The fantastical 'japanned' decoration on this piece reflects the fashion for Chinese ornament following the restoration of Charles II in 1660, when trade with the Far East flourished. Inspired by imported lacquer screens and chests, Messrs. Stalker and Parker published their A Treatise of Japanning and Varnishing of 1688. In order to keep up with the high demand, fine lacquered objects were imitated by local cabinet-makers and amateur painters. In their Epistle preceding their guide, Stalker and Parker wrote: 'We have laid before you an Art very much admired by us, and all those who hold any commerce with the Inhabitants of JAPAN: but that Island not being able to furnish these parts with work of this kind, the English and Frenchmen endeavoured to imitate them; that by these means the Nobillity and Gentry might be completely furnisht with whole Setts of Japan-work...'
By 1696, lacquered objects, particularly cabinets, had become 'status symbols' for Royalty and members of their inner circle both in England and beyond. For example an inventory taken at the time of Queen Mary's death includes a number of 'india japan' furnishings in the Queen's bedchamber at Kensington Palace where she displayed her large collection of Oriental porcelain. This court fashion was brought to its height in the first few decades of the eighteenth century, at which time cabinet-makers such as Giles Grendey and John Belchier were producing elaborate case and seat furniture. Grendey is renowned for the palatial suite of 'Chinese red lacquer', known as the Infantado suite, supplied circa 1735 - 40 to either Don Juan de Dios de Silva Mendoza y Sandoval, 10th Duque del Infantado (1672-1737), or his daughter, Doña Maria Teresa de Silva y Mendoza, 11th Duquesa del Infantado (1707-1770) (C. Gilbert, Pictorial Dictionary of Marked London Furniture 1700 - 1840, Leeds, 1996, p. 86, pl. 68 and pp. 245 - 248, pls. 442 - 451).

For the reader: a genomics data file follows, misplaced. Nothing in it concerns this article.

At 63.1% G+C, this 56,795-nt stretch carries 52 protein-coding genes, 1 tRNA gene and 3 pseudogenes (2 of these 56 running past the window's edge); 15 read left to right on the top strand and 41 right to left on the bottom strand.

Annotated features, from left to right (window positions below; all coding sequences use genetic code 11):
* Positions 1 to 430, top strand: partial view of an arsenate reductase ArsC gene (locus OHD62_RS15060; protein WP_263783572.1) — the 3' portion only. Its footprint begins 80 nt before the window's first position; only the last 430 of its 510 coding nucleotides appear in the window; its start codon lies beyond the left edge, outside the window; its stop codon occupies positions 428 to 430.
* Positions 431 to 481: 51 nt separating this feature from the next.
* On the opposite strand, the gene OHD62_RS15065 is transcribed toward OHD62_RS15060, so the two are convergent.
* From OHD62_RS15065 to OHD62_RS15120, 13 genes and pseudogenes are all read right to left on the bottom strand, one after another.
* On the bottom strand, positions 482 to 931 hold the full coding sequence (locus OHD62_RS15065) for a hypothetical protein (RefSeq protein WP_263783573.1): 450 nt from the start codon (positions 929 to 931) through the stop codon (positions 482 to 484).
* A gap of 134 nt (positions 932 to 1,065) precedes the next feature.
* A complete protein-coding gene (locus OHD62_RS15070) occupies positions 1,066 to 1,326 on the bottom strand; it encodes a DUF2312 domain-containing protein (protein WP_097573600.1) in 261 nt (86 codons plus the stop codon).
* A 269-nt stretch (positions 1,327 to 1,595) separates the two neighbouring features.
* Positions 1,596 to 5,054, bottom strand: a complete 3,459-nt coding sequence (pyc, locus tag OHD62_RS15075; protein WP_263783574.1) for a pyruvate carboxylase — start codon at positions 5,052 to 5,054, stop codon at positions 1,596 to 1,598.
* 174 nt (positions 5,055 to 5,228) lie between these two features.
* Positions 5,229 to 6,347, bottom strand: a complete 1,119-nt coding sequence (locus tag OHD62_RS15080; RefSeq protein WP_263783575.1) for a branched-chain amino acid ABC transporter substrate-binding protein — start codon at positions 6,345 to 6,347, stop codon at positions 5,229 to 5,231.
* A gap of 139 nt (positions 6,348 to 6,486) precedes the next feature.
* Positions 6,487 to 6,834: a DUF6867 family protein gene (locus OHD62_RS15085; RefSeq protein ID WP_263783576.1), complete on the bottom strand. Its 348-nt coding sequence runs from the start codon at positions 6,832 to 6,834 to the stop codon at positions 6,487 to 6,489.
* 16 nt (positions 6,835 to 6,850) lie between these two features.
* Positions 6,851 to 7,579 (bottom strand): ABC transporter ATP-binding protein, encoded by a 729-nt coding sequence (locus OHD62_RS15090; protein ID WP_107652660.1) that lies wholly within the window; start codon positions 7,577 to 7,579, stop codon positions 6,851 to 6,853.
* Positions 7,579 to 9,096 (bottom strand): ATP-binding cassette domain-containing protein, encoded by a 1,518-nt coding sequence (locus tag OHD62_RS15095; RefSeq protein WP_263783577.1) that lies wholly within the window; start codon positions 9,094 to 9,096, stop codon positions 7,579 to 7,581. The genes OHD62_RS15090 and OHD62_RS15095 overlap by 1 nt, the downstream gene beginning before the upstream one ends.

Among lacquered and japanned furniture of the period, the rich 'red-Japan' ground conjured up from 'Dragons-Blood' was particularly prized. However, few decorated chests of this form survive. A similarly rare writing-table/chest also with large scale raised decoration depicted on a scarlet ground was originally in the collection of Sir Philip Sassoon, Bt. at Trent Park, Hertfordshire and sold Christie's London, Works of Art from Collections of The Cholmondeley Family and The Late Sir Philip Sassoon, Bt. from Houghton, 8 December 1994, lot 114 (£170,000 including premium).